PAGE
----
631 F.2d 649
7 Fed. R. Evid. Serv. 99
Edward G. SHEEHY, Plaintiff-Appellant,
SOUTHERN PACIFIC TRANSPORTATION CO., Defendant-Appellee.
United States Court of Appeals, Ninth Circuit.
Argued and Submitted Sept. 18, 1980.
Decided Nov. 3, 1980.
Sam Rosenwein, Daniel C. Olney, Los Angeles, Cal., argued, for plaintiff-appellant; Olney, Levy, Kaplan & Tenner, Los Angeles, Cal., on brief.
Joseph Cummins, Cummins, White & Breidenbach, Los Angeles, Cal., for defendant-appellee.
Appeal from the United States District Court for the Central District of California.
Before KENNEDY, SKOPIL and POOLE, Circuit Judges.
SKOPIL, Circuit Judge:
This action was filed under the Federal Employers' Liability Act (FELA), 45 U.S.C. § 51 et seq., and under the Federal Safety Appliance Act (FSAA), 45 U.S.C. §§ 1-21. The district court withdrew the FSAA action from jury consideration. The jury found against the plaintiff on the FELA action.
Two questions are presented on appeal: (1) whether the trial court committed reversible error in allowing the defendant to refer to the amount of collateral disability benefits that the plaintiff was receiving and (2) whether the trial court erred in taking the FSAA action away from the jury.
Sheehy was employed as a brakeman for Southern Pacific (Southern) and was injured when he attempted to mount a ladder on the side of a moving boxcar and fell. He lost a portion of his right foot and suffered other disabilities.
Sheehy alleged in the FELA action that Southern was negligent by failing to provide a safe place to work and a safe path to conduct switching operations. He alleged in the FSAA action that Southern committed a violation by maintaining a bent and therefore defective sill step.
Prior to trial, Sheehy's attorney moved for an order excluding any references to Sheehy's collateral benefits. The trial court ruled that evidence of the amount of the benefits was admissible on the issue of Sheehy's motivation to resume working and on malingering, but that the source of the benefits and the term "pension" could not be mentioned. Sheehy's counsel objected to this determination but was unsuccessful.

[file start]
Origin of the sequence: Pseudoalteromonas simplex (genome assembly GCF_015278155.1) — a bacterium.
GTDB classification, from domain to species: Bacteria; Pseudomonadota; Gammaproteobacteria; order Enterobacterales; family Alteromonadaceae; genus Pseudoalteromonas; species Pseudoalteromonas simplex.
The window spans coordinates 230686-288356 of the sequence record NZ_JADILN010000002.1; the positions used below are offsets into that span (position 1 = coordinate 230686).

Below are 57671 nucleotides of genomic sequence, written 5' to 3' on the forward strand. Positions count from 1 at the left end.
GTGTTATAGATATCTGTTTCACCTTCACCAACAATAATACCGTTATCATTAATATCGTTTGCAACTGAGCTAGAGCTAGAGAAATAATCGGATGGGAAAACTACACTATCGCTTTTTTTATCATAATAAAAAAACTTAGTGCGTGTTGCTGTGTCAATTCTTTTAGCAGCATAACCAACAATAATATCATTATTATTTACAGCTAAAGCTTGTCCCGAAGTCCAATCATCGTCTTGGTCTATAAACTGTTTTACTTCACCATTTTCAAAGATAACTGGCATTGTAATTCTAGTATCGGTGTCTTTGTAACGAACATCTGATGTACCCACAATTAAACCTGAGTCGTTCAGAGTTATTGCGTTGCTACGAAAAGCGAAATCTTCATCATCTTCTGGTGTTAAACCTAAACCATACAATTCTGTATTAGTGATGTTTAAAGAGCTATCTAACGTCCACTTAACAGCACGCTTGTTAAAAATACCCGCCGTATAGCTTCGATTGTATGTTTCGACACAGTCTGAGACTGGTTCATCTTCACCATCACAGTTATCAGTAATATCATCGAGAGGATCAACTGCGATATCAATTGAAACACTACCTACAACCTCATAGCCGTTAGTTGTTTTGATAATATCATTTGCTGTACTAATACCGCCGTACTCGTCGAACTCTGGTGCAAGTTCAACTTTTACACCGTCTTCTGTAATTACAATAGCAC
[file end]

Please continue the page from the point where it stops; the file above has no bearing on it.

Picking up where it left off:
At trial, several witnesses testified that the sill step was bent. Other witnesses testified, however, that they inspected the sill step after the accident and found it to be in perfect condition. Photos of the step were introduced as evidence.
Several physicians were called to testify on the psychiatric and psychological rehabilitation of the plaintiff. A part of that testimony included an evaluation of Sheehy's motivation to return to work. In apparent response to evidence that Sheehy was not a malingerer and did not lack motivation to work, defense counsel asked Sheehy on cross-examination: "Now, you have been receiving about $800 a month, haven't you?" Sheehy responded, "In disability benefits, yes, sir." Sheehy's counsel did not object to the question. On redirect examination Sheehy's counsel disclosed the source of the income. Sheehy testified that he had contributed to a retirement program and that if he began working again, he would lose the benefits. He also testified that he was receiving $225 from disability insurance. Reference to disability benefits was again made during defense counsel's summation to the jury.
During the course of settling on jury instructions, the court concluded that there was insufficient evidence for a jury to determine that a violation of the FSAA occurred. All proposed instructions on the FSAA were eliminated.
The jury returned a verdict in favor of Southern.
In Eichel v. New York Central Railroad Co., 375 U.S. 253, 84 S.Ct. 316, 11 L.Ed.2d 307 (1963), the Supreme Court held that in an action under the FELA, evidence of disability pension payments was inadmissible either as bearing on the extent or duration of the injury or to show a motive for not returning to work. The Court stated: